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Preview: Apple's OS X El Capitan for Macs

Call it a maintenance year for Mac OS X.


Every so often your car might need a major overhaul — new tires, brakes, steering and suspension, or maybe even a new engine. The years in between, you might just get a tune-up.

This is one of those years.

In this case, the car is your Mac, and the maintenance we’re talking about is OS X El Capitan, Apple’s newest operating system for Macs.

Apple gave a demo of the new operating system last week at its annual developers conference, and it was welcomed with the usual whoops and cheers from the many developers in attendance. A beta version of the OS will be available in July, with an official release planned for the fall.

But let’s take a moment to reset expectations: Last year’s new OS X Yosemite was a big overhaul, this is not. I’ve been using a very early version of the OS X El Capitan for the past week, on a new 15-inch MacBook Pro, and it adds some cool new stuff, but it’s not hugely different from Yosemite.

There are new conveniences, small things that maybe existed before but now appear in new form, like data detectors in Mail; there’s even a way to fatten your cursor when you’ve lost it somewhere on the screen.

However, some of the features introduced with OS X El Capitan are ones that already exist within competing operating systems, so it would not be inaccurate to call this a catch-up play. Other, more noteworthy inclusions — like a new graphics API and dramatically improved language support for Chinese and Japanese — are things I couldn’t really test.

In some ways, OS X El Capitan is comparable to the 2009 introduction of OS X Snow Leopard. Snow Leopard looked largely the same as Leopard, just as El Capitan doesn’t deviate from the design of OS X Yosemite. With Snow Leopard, small visual changes were made to Expose and Dock; El Capitan brings tiny tweaks to Mission Control (no more overlapping apps!). But 64-bit Snow Leopard also set the stage for ultra-powerful processing, while El Capitan brings Apple’s Metal graphics technology to Macs, which will make animation and graphics-processing for games and multimedia applications more efficient.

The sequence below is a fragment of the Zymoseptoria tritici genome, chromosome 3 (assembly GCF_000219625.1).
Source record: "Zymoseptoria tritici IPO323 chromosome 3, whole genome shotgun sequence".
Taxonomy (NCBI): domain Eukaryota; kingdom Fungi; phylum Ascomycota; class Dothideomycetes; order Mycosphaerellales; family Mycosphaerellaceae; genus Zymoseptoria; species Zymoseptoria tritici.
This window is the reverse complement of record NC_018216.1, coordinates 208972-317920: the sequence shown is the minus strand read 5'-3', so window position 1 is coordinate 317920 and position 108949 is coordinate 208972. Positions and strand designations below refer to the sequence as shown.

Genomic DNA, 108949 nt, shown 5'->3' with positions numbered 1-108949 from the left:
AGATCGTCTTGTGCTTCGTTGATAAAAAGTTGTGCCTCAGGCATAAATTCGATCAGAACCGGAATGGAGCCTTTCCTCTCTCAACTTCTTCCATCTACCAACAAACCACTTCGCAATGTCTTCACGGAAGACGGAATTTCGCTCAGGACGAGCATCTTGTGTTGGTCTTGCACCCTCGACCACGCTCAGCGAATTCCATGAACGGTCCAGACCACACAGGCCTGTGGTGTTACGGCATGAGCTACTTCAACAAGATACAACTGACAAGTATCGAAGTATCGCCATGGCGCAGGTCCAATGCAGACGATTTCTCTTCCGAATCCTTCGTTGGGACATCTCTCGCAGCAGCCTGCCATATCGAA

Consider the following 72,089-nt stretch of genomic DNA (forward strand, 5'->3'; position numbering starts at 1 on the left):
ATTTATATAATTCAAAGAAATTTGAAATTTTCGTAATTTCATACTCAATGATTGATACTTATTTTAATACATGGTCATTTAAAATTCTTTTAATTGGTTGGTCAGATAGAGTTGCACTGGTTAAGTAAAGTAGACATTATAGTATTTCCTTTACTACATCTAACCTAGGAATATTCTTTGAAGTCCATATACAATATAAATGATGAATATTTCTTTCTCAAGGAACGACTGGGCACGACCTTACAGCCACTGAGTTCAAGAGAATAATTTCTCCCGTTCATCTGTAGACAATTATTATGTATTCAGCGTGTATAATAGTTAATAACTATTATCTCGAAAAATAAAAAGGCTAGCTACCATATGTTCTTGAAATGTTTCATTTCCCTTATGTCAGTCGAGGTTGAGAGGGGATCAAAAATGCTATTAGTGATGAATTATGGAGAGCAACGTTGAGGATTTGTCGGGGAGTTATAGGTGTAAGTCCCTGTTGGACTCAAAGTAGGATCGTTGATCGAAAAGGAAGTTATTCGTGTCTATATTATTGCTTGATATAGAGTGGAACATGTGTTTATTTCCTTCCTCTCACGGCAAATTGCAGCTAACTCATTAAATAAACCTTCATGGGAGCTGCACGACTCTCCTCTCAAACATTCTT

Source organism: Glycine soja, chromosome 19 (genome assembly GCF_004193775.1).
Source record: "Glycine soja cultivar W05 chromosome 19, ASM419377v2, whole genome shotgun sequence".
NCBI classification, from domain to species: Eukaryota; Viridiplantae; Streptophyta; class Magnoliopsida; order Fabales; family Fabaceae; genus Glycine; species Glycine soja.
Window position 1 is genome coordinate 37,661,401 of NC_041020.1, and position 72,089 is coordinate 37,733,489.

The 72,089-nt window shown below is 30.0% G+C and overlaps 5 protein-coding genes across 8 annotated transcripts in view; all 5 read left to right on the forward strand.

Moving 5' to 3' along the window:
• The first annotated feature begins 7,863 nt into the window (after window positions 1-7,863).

The most notable I’ve-seen-this-before feature in OS X El Capitan is Split View: Now, two apps can run in split view on a full screen. Finally! Mail and TweetDeck side by side throughout the day, on a full screen, without having to manually drag windows into place. Of course, Microsoft Windows has had this “snap” feature for years.

Spotlight search in OS X El Capitan brings up live updates for weather, sports and more.
Spotlight search in OS X El Capitan brings up live updates for weather, sports and more.

Spotlight search is definitely smarter. It’s not grade-skipping smarter; it’s a little older, a little wiser. You can, for example, just type “weather” into Spotlight and it will bring up results for the local weather. You can also type in a sports team — in this case, “Warriors” — and Spotlight will show you live game scores or the most recent game score, and the time of the next game. And Spotlight is supposed to now show results from video websites like YouTube and Vevo, but searches for “Jimmy Fallon,” “Taylor Swift” and “cat videos” didn’t bring me any video results.

There’s also a small update to the Safari browser: OS X Yosemite brought in the ability to slide through multiple browser tabs if you have so many open that they’re not all highly visible in the same window. With OS X El Capitan, you can “pin” tabs, creating a clickable, square icon in the browser rather than a tab. It’s pretty convenient, but unless you’re looking at a cluster of recognizable icons, it could get confusing; the pin icon for The Verge, for example, is displayed as the plaine letter T.